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NASA: Dawn Maps Ceres Crater Where Water Ice Accumulates

Jul 10, 2016 04:08 AM EDT
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Glaze Toward the Horizon on Ceres
NASA scientists identified for the first time, shadowed region on the dwarf planet Ceres where water ice accumulates.
(Photo : NASA Dawn Mission/Twitter)

Extending Dawn's mission to Ceres proved to be worth it as scientists, with the help of the spacecraft, identified shadowed regions where water ice accumulates on the dwarf planet.

Some areas in Ceres, located in the asteroid belt, are permanently "shadowed" and scientists have long been suggesting that the region is cold enough to trap water ice for billions of years. "The conditions on Ceres are right for accumulating deposits of water ice," Norbert Schorghofer, a Dawn guest investigator at the University of Hawaii said in a press release. "Ceres has just enough mass to hold on to water molecules, and the permanently shadowed regions we identified are extremely cold -- colder than most that exist on the moon or Mercury," Schorghofer added.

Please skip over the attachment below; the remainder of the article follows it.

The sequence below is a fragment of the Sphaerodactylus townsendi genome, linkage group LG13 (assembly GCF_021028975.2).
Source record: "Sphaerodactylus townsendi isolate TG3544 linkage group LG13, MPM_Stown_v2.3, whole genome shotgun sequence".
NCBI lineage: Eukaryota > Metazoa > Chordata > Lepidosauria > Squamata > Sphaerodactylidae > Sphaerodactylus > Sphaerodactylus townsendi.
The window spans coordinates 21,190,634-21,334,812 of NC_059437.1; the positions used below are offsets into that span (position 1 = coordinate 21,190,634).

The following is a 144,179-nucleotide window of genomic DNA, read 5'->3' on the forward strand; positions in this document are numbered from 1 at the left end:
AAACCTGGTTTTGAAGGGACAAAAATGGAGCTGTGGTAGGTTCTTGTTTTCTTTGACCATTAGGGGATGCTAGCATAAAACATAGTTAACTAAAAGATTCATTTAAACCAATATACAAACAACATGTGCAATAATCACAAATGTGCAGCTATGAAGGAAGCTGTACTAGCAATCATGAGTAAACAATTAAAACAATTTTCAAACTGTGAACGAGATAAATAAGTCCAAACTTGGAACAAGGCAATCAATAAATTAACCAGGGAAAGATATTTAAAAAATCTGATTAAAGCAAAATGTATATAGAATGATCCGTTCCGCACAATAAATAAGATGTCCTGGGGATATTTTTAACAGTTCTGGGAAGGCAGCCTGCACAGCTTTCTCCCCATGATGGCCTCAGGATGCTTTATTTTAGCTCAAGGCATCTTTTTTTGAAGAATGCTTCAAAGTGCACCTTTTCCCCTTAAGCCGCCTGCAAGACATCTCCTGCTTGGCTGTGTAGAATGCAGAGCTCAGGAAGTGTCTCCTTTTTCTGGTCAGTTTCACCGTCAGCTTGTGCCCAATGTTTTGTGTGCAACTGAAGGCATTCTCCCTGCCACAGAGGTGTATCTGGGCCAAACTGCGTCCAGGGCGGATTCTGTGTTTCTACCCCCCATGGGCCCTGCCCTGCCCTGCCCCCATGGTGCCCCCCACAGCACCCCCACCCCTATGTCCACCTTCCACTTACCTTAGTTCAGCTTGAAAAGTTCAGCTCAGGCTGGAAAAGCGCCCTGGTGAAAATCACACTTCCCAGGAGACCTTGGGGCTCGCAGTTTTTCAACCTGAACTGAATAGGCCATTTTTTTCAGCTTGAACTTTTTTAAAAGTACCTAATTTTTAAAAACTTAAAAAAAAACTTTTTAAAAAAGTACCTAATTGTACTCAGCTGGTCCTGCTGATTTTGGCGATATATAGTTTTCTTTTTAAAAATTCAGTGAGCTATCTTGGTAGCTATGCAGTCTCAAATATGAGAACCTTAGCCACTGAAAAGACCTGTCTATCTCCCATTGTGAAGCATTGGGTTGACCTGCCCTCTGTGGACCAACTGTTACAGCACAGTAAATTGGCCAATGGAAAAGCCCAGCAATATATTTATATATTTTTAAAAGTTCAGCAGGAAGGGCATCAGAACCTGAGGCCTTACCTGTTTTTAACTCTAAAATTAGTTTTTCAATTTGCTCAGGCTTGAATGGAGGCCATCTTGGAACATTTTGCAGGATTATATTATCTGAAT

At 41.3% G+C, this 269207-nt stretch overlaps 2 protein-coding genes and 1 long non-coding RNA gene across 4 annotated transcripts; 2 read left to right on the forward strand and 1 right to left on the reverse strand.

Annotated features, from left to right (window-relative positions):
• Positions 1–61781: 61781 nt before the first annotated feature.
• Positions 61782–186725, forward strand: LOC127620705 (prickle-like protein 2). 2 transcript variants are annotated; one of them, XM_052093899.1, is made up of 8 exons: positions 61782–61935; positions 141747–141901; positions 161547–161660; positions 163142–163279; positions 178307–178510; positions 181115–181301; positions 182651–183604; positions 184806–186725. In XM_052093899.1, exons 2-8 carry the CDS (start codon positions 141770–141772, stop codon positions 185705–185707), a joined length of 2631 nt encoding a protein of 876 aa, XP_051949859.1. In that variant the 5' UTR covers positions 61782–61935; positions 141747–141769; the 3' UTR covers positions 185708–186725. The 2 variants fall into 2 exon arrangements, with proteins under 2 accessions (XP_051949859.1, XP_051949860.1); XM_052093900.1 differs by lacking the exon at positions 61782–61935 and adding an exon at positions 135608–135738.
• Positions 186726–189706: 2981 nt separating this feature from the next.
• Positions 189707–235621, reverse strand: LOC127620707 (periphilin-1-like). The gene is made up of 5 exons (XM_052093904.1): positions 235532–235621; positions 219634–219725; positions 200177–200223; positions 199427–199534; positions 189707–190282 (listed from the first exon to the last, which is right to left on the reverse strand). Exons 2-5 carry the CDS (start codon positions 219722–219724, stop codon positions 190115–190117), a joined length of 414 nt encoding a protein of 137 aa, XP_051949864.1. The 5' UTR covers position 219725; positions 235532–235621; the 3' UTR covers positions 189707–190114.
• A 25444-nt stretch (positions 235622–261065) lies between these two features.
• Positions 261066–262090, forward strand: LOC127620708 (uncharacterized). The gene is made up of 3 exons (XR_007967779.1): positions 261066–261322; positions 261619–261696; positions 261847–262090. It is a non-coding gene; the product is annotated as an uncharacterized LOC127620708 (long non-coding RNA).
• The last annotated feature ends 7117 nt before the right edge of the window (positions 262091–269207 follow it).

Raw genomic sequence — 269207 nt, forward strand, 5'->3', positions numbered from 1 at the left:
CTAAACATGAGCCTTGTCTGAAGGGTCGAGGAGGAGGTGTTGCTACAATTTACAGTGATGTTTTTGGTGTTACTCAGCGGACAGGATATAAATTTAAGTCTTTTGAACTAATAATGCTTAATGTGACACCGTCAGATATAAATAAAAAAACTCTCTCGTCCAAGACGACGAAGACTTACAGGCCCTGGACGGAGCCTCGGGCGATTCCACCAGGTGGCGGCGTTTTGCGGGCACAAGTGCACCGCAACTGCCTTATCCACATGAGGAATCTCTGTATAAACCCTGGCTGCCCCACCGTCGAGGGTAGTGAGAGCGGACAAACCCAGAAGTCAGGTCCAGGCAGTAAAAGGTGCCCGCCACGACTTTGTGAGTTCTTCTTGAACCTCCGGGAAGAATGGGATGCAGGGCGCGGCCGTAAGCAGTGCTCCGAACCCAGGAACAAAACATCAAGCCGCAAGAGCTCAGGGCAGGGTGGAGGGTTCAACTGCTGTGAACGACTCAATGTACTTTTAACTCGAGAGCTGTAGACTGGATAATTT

The regions where water ice is believed to accumulate don't receive direct sunlight. These are mostly found on crater floors or in hidden sections of the crater wall facing the pole. NASA believes that if the temperature stays below minus 240 degrees, then those places are a good area to find water ice collected for years. It is the first time these "cold traps" was distinctly identified.

In the study, images of Ceres' northern hemisphere, the more illuminated region, were combined to render the dwarf planet's shape in 3D. Dozens of permanently shadowed regions were discovered; the largest is inside a 10-mile-wide crater less than 40 miles from the north pole.

A total of 695 square miles of shadowed region was identified, less than one percent of the total surface area of Ceres' northern hemisphere. "On Ceres, these regions act as cold traps down to relatively low latitudes," Erwan Mazarico, Dawn guest investigator said in a statement. "On the moon and Mercury, only the permanently shadowed regions very close to the poles get cold enough for ice to be stable on the surface," Mazarico added.

Dawn recently completed its mission on the dwarf planet Ceres on June 30. Scientists proposed that Dawn utilized its remaining fuel by performing a flyby in another mysteries body, but NASA's Planetary Mission Senior Review Panel decided to extend Dawn's mission in Ceres instead.

 

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